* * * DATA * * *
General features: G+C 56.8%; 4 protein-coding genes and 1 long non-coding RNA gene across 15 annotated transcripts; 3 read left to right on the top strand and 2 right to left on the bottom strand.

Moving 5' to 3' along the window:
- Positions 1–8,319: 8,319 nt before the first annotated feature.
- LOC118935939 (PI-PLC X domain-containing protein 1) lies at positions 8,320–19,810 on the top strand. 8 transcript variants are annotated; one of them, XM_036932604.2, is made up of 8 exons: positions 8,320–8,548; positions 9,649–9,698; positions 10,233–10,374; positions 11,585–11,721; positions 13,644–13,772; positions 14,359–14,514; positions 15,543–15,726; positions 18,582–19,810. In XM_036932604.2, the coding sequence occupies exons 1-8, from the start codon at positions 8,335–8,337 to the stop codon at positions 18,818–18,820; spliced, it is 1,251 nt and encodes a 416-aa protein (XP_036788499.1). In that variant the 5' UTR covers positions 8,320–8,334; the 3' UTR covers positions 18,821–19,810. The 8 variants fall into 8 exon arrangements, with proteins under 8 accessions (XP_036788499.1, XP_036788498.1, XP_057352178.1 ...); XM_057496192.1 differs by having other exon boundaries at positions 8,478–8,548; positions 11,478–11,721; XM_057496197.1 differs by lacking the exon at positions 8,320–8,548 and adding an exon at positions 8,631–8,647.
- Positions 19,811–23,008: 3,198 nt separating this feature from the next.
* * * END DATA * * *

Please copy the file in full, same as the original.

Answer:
General features: G+C 56.8%; 4 protein-coding genes and 1 long non-coding RNA gene across 15 annotated transcripts; 3 read left to right on the top strand and 2 right to left on the bottom strand.

Moving 5' to 3' along the window:
- Positions 1–8,319: 8,319 nt before the first annotated feature.
- LOC118935939 (PI-PLC X domain-containing protein 1) lies at positions 8,320–19,810 on the top strand. 8 transcript variants are annotated; one of them, XM_036932604.2, is made up of 8 exons: positions 8,320–8,548; positions 9,649–9,698; positions 10,233–10,374; positions 11,585–11,721; positions 13,644–13,772; positions 14,359–14,514; positions 15,543–15,726; positions 18,582–19,810. In XM_036932604.2, the coding sequence occupies exons 1-8, from the start codon at positions 8,335–8,337 to the stop codon at positions 18,818–18,820; spliced, it is 1,251 nt and encodes a 416-aa protein (XP_036788499.1). In that variant the 5' UTR covers positions 8,320–8,334; the 3' UTR covers positions 18,821–19,810. The 8 variants fall into 8 exon arrangements, with proteins under 8 accessions (XP_036788499.1, XP_036788498.1, XP_057352178.1 ...); XM_057496192.1 differs by having other exon boundaries at positions 8,478–8,548; positions 11,478–11,721; XM_057496197.1 differs by lacking the exon at positions 8,320–8,548 and adding an exon at positions 8,631–8,647.
- Positions 19,811–23,008: 3,198 nt separating this feature from the next.